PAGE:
Sea-run cutthroat trout are more predatory than their resident cousins and anglers often target them with lures and flies that mimic small fish.
These nonnative trout, introduced in the U.S. in 1883, have a reputation for being wily and elusive. While they prefer cold spring-fed rivers and streams, and lakes with cold water inlets, brown trout also can tolerate warmer waters.
Brown trout can be readily distinguished from rainbow and cutthroat trout by the absence of spots on the tail. Elsewhere on the body, there are both black and red spots with a pale halo. Size can range from 11 inches in small streams to over 30 inches in large rivers or lakes.
While brown trout have a varied diet, anglers targeting them often use spinners or flies that mimic minnows.
Char are in a different genus than are trout, but they often inhabit the same waters as trout and are often fish in similar manners. In fact, they are often referred to as “trout.” Char differ from trout in many ways, but two most relevant to anglers are:
An introduced species first stocked in the early 1900s and widely distributed from high mountain lakes to headwater tributaries. They are the most prevalent game fish in wilderness and non-wilderness high lakes.
Brook trout are easily identified by the worm-like pale yellow markings on the back, additional red dots with blue halos and white borders on the lower fins. In small streams brook trout are often 5 to 7 inches long but can reach 25 inches or more in large rivers or lakes.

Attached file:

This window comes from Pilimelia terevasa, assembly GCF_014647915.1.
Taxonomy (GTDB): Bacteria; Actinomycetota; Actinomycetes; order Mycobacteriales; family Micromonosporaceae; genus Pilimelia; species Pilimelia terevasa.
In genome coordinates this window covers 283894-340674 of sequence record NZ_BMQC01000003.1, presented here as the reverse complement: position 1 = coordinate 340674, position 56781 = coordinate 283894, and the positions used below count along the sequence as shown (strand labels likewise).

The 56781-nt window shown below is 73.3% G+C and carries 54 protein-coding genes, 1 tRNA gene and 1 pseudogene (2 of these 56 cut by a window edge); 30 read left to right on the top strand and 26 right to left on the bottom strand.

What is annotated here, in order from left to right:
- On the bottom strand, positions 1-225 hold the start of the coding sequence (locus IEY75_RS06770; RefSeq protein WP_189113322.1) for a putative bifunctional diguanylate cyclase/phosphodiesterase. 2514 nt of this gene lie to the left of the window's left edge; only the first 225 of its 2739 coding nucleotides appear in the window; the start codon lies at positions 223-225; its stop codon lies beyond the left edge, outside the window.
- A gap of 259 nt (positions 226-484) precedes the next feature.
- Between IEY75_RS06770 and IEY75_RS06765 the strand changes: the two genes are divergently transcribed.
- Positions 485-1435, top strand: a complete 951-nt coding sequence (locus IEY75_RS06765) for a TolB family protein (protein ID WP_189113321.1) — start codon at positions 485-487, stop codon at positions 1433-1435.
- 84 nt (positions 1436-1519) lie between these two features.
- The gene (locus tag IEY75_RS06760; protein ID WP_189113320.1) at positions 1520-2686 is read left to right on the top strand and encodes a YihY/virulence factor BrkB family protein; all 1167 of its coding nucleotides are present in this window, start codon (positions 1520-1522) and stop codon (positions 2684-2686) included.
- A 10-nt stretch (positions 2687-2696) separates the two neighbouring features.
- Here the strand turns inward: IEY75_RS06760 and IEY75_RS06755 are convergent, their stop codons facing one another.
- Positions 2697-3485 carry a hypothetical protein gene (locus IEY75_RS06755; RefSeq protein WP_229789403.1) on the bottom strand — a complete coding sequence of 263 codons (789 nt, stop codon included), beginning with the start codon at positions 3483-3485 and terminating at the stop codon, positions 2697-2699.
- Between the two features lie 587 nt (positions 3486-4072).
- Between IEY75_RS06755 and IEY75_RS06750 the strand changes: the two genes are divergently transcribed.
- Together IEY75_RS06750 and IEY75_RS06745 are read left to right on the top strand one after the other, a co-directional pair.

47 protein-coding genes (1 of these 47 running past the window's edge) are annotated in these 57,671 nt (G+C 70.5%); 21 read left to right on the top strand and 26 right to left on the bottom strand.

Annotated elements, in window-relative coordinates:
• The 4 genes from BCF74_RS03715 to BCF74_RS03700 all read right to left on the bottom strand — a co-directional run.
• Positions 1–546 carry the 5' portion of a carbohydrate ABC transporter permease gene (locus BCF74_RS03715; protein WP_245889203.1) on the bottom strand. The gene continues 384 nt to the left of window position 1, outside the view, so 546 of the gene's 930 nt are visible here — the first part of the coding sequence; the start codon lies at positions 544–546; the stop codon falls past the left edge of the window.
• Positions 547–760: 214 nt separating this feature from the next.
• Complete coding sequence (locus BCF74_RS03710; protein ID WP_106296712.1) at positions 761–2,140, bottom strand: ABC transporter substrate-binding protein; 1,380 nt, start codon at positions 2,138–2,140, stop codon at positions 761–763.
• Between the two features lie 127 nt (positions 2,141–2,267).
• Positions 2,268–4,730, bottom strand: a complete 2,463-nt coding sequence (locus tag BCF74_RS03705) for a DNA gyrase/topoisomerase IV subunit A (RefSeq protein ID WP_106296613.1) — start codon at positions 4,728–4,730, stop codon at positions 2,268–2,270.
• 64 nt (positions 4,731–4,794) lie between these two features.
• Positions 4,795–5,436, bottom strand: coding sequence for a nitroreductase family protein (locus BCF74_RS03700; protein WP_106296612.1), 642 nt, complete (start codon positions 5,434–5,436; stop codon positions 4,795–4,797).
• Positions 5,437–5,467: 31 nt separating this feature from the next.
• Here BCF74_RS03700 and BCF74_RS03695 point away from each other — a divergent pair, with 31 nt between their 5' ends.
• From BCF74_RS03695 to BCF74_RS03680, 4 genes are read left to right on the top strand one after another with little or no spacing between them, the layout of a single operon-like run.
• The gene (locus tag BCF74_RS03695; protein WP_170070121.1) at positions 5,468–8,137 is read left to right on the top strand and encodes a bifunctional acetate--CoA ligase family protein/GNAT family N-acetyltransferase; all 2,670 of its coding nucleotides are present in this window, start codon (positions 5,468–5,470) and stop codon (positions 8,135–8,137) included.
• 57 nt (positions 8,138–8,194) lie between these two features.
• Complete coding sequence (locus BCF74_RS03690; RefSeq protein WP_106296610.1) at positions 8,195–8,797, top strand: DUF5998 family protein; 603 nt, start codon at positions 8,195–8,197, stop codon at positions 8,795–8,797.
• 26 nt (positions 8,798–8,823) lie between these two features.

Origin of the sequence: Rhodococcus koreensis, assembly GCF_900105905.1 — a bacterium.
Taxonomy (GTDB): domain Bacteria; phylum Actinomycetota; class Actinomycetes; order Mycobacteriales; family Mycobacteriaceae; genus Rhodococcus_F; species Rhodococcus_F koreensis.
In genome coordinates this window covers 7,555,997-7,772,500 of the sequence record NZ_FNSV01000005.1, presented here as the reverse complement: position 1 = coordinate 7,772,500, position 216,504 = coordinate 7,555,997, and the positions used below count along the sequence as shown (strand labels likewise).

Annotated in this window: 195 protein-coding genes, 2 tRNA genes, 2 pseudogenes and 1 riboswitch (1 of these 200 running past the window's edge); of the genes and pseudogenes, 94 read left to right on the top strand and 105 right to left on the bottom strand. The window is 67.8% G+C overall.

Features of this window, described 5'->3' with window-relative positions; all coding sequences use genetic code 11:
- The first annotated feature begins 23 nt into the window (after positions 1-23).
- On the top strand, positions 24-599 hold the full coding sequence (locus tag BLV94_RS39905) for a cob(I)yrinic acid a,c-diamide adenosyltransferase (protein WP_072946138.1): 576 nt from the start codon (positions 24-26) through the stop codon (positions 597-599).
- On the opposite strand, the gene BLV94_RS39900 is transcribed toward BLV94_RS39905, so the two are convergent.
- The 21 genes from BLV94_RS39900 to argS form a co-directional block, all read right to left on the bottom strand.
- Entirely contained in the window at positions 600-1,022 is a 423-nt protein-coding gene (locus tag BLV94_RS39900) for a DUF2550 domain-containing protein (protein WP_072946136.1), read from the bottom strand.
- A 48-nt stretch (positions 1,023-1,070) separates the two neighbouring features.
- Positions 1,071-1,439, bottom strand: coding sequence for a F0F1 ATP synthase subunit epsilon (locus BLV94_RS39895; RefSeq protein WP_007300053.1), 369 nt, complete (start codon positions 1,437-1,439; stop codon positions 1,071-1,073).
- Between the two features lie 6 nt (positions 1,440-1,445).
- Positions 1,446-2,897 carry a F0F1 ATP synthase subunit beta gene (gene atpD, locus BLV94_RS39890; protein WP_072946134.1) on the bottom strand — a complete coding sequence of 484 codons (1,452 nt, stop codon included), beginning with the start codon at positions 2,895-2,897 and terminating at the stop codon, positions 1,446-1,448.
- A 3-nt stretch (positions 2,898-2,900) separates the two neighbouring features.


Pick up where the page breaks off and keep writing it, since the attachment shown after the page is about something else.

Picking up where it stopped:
Because insect larvae and nymphs make up a large part of their diet (especially when fish are small), they are a favorite of fly fishers who use flies mimicking these insects. However, these aggressive biters also go after a variety of bait and lures.
In Oregon the bull trout is listed as a threatened species, and there are very few places where anglers can actively target them. However, anglers often can encounter a bull trout when fishing for other species. Oregon fishing regulations call for most bull trout to be release unharmed, so knowing how to identify them is important.
While their coloration can be variable, they are generally gray infused with green. The body is covered with small white or pale yellow spots, and there may some pink or red spots intermingled. The lower fins are often orange or reddish.
Anglers can fish specifically for bull trout in the Metolius River and the Metolius arm of Lake Billy Chinook. The fish are voracious predators of other fish, so anglers often use lures or flies mimicking large minnows or small fish.
These aggressive, fish-eating char are popular sport fish found in deep, cold-water lakes. Sometimes called mackinaw, they have a loyal following among anglers who appreciate the way they attack a lure and fight hard once hooked.
The lake trout is not particularly colorful – usually gray with large pale spots – and can be further distinguished from other trout with its deeply-forked tail.
Many anglers target lake trout in the spring, when they hang out closer to the surface. As the summer progresses and the surface waters heat up, lake trout will move into the deepest parts of the lake looking for cooler water.